Members of staff of the Code of Conduct Bureau (CCB) have decried the non-payment of their salaries, which they said has brought misery upon them.
The CCB is of one Nigeria’s anti-corruption agencies with the sole mandate of assets verification of public officers in the country.
In spite of its crucial responsibility in tackling widespread heist in Nigeria’s public sector, the agency has grappled with poor funding, a development CCB workers say “exposes assets verification officers to kickbacks from politicians who want to beat the system.”
A staff member at the CCB’s headquarters in Abuja, who spoke with our reporter on the condition of anonymity out of fear of possible victimisation, said workers are being owed two months salaries.
“We are being owed November and December salaries, and the situation is getting out of hand. For instance, I can no longer provide food for my wife and children,” the staff said.
Another staff member at the agency’s annex office at Asokoro area of Abuja, told PREMIUM TIMES that “most personnel of the CCB have become beggars; from fare to food, we ask relatives and friends to get by. We are dying of hunger.”
When this reporter visited the CCB’s headquarters on Thursday, barely 48 hours to Christmas, most of the offices were deserted as a clerical officer of agency who did not want his name mentioned, attributed the situation to the non-payment of salaries.
“The situation has been very tough since November, but this Christmas will be bleak for us all,” the distraught staffer said.
For a worker at the annex office in Asokoro, the Christmas celebrations were least of his problems. “My headache is my children’s school fees in January,” he said.
“It’s a private school, so you have to pay the school fees before resumption,” the staffer explained.
We’re working hard to clear salaries – CCB
Meanwhile, Babs Ogunjimi, CCB’s Director of Finance and Accounts, said efforts were being made to clear the backlog of salaries.
In a telephone interview with this reporter on Friday, Mr Ogunjimi, said “They (workers) will get their salaries if not today, then tomorrow.”
He explained that federal government had ”worked on it”, adding, “That was why the National Assembly passed the virement request of the President along with the national budget.”
Mr Ogunjimi assured that “November and December salaries will be paid together.”
The bureau’s many woes
Addressing journalists at a press conference in Abuja last month, the Chairman of the CCB, Mohammed Isah, said “Our staff are poorly paid.”
Mr Isah, a professor of law, ventilated his agency’s operational encumbrances.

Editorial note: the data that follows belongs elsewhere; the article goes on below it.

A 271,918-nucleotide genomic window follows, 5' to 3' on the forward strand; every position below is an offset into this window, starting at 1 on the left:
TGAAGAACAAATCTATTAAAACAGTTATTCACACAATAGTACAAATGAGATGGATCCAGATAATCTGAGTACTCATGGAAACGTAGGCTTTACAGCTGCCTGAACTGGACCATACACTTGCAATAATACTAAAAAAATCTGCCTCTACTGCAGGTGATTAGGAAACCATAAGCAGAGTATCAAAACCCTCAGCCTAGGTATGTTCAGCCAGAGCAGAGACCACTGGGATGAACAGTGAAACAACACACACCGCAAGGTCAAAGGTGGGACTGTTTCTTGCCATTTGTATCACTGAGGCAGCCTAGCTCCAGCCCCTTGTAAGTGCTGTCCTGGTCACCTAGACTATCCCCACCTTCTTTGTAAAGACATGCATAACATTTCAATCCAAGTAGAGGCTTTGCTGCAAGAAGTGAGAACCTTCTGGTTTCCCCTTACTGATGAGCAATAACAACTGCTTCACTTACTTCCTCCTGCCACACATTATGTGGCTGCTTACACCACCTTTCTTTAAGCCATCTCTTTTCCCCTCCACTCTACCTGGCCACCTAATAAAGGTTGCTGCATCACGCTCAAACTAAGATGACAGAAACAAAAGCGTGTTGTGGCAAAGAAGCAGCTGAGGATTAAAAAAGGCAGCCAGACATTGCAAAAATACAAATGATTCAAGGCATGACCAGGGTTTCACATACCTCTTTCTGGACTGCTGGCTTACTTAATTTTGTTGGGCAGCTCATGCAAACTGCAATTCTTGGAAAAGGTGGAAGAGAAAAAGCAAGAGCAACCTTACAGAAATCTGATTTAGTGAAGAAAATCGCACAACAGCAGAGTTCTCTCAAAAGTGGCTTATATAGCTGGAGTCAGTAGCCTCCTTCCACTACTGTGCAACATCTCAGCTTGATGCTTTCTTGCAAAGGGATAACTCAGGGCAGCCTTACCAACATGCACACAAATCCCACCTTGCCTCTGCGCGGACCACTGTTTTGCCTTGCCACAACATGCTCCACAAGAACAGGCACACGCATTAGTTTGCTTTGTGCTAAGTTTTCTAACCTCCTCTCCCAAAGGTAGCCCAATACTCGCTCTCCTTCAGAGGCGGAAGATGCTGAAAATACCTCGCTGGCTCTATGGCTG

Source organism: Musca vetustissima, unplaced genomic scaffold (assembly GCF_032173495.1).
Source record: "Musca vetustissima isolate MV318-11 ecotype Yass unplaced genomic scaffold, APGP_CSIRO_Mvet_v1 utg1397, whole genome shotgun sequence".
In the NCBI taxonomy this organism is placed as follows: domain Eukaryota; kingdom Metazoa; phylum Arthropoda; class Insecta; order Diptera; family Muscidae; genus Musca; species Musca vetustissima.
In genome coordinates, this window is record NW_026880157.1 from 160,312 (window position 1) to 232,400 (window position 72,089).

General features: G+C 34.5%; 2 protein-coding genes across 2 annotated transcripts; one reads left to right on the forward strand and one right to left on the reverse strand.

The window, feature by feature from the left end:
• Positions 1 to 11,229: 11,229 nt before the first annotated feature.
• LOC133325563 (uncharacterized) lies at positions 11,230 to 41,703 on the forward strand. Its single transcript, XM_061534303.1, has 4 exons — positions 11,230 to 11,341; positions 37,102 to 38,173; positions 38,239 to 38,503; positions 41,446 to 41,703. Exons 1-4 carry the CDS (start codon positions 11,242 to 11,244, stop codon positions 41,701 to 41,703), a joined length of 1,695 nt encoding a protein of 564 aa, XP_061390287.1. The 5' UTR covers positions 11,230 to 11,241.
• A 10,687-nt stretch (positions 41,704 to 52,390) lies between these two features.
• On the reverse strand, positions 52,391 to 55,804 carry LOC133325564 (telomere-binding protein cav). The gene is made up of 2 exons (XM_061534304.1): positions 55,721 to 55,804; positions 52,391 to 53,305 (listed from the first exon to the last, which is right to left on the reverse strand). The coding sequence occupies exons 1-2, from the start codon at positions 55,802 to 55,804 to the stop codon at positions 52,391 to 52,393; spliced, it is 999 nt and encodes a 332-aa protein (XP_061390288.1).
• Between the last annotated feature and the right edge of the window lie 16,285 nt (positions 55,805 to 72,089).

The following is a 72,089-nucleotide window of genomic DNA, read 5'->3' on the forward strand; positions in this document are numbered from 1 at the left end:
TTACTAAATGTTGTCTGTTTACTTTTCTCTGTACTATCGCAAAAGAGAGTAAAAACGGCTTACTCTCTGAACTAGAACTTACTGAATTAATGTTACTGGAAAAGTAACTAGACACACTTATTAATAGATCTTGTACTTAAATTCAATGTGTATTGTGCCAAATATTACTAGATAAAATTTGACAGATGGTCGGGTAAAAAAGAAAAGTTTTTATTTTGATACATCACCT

Top on the list was poor manpower for an intractable problem of corruption in Nigeria’s public service.
“We have less than 800 personnel across the country for 10 million public officers whom we are investigating their assets,” Mr Isah lamented, warning of the “danger ahead if new persons are not recruited to replace the deceased and retired.”
On budgetary allocations, Mr Isah said some persons were out to “strangulate” the bureau by starving it of funding.
“We get N36 million as overhead per release, and this year, we have received nine releases of N297 million (in total, instead of N324 million),” he had explained.
“Monitoring more than 10 million public officers is not easy,” Mr Isah revealed of the manpower shortage.
“Of all its mandate, verification is one of the most, if not the most tedious exercise. It is capital intensive. Despite the above, and the fact that the bureau is poorly funded considering our budgetary allocation, we are determined to go ahead with the process to ensure the success of the fight against corruption,” he had assured.
CCB 2022 budget
PREMIUM TIMES’ analysis shows that, among the country’s anti-graft agencies, only the CCB, a perennially underfunded body set up to handle asset declarations of public officers across all levels of government, is billed to take a cut – up to nine per cent from its 2021 budget – in the coming year.
The CCB has proposed a budget of N2.9 billion for 2022. The amount is a decrease of 9.4 per cent from the N3.2 billion appropriated for it in the 2021 budget.
Of this, N1.7 billion is earmarked for ‘Salaries and Wages’ while N22 million is proposed for ‘Local Travel and Transport for Training,’ and N120 million for ‘Local Travels and Transport Others’.
In the proposed budget of the bureau, ‘Utilities’ will gulp N15 million, ‘Materials and Supplies’ is to take N41 million, office rent, N24 million, and refreshment N7 million.
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